Wednesday, February 26, 2014

Student-athlete likeness litigation appears headed to trial.

Interestingly, the presiding judge gave a scathing reply to the NCAA's argument that paying players would affect competitive balance: "Maybe you could enforce more competitive balance by having coaches' salaries addressed."

Monday, February 17, 2014

Indemnity clauses are not always for the faint of heart.

In certain circumstances, indemnity clauses can be pretty frightening. An indemnity clause requires one party to bear responsibility for any loss or damage incurred by another party. These provisions are commonly found in contracts dealing with big companies and/or smaller companies with sophisticated legal counsel. You should always be careful when signing a contract requiring indemnification. Activation of an indemnity clause when loss or damage occurs could devastate your personal life and/or bankrupt your business.

With an indemnity clause, not only are you responsible for your own loss or damage in connection with a contract, you are responsible for another party’s loss or damage in connection with the same contract. Sometimes, indemnification makes sense, like when one party has little involvement with a business relationship involving a second or third party, or when a party provides one component in a complex mechanism. If fairness suggests that a party should not be responsible for loss or damage in connection with a contract, an indemnity clause protecting that party is proper. But if fairness suggests a party should be held responsible for loss or damage in connection with a contract, indemnification is improper.

Thursday, February 13, 2014

Wordmark trademarks and design mark trademarks.

Service marks, certification marks and collective marks are regularly called "trademarks." Each of these categories of marks contain wordmarks and design marks. A wordmark does not contain a logo or design. It is simply the word being claimed as a trademark. A design mark contains the logo or design of a mark. For instance, "Nike" is a wordmark. The Nike "swoosh" is a design mark. Both wordmarks and design marks are protectable under trademark law. Getting federal trademark protection on your company's wordmark does not mean your design mark is protected. Getting protection on your design mark does not mean your wordmark is protected. You would need to register both to protect both.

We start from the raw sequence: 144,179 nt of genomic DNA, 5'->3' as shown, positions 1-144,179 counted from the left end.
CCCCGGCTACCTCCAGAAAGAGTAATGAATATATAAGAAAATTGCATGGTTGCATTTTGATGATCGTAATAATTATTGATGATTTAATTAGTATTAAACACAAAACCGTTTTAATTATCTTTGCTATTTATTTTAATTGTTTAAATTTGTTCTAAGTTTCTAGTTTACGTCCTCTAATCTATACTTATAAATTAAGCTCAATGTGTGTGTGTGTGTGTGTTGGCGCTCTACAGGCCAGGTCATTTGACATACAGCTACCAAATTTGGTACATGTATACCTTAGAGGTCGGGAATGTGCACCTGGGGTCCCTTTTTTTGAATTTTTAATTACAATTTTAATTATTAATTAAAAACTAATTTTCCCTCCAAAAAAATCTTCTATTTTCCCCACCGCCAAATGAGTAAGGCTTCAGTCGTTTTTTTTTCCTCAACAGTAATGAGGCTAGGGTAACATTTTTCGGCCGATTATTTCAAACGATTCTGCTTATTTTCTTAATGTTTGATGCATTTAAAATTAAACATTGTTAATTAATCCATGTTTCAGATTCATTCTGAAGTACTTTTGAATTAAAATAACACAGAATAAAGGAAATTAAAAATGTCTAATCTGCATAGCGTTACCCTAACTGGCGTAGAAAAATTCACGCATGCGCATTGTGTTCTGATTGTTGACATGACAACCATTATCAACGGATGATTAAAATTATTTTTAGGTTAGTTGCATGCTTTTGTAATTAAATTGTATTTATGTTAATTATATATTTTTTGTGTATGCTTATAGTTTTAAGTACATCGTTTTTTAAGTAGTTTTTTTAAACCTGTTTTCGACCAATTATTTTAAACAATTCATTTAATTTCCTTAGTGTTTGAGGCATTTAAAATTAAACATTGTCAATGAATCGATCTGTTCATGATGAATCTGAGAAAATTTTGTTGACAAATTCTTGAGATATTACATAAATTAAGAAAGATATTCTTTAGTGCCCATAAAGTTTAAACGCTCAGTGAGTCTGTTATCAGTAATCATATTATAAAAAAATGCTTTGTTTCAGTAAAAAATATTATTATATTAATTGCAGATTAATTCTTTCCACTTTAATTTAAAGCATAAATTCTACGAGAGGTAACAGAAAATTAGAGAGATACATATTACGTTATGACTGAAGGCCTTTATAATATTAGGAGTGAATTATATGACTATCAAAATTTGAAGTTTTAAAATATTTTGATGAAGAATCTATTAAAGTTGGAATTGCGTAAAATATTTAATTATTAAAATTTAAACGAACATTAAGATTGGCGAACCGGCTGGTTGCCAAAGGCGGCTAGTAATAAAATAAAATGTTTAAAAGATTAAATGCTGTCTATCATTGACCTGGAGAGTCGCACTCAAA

One design mark might be confusingly similar to another design mark but the wordmarks of the two might be dissimilar. Likewise, a wordmark might be confusingly similar to another wordmark but the design marks of the two might be dissimilar.

Thursday, February 6, 2014

Does Fake Bo Pelini violate the real Bo Pelini's rights of publicity?

Rights of publicity protect a person's exclusive right to license their likeness to whom and on what terms they choose. This is at the heart of the NCAA student-athlete likeness antitrust litigation, because intercollegiate athletics may be the only place where this right is irrevocably transferred to the NCAA and its member institutions.

Fake Bo Pelini is a Twitter account designed to poke fun at the real Bo Pelini's sometimes surly and obstreperous nature. If the Fake Bo Pelini generates money from the use of Bo Pelini's likeness, he could be violating Pelini's rights of publicity. This does not appear to be the case.

The "Bo Pelini Foundation" is a registered trademark, but "Bo Pelini" is not. If "Bo Pelini" were a registered trademark or it was used on or in connection with goods or services, Pelini could not sue for trademark dilution, because Fake Bo Pelini is a parody account. If Fake Bo Pelini was not a parody and "Bo Pelini" were a registered trademark or used on or in connection with goods or services, then Pelini could sue for trademark dilution.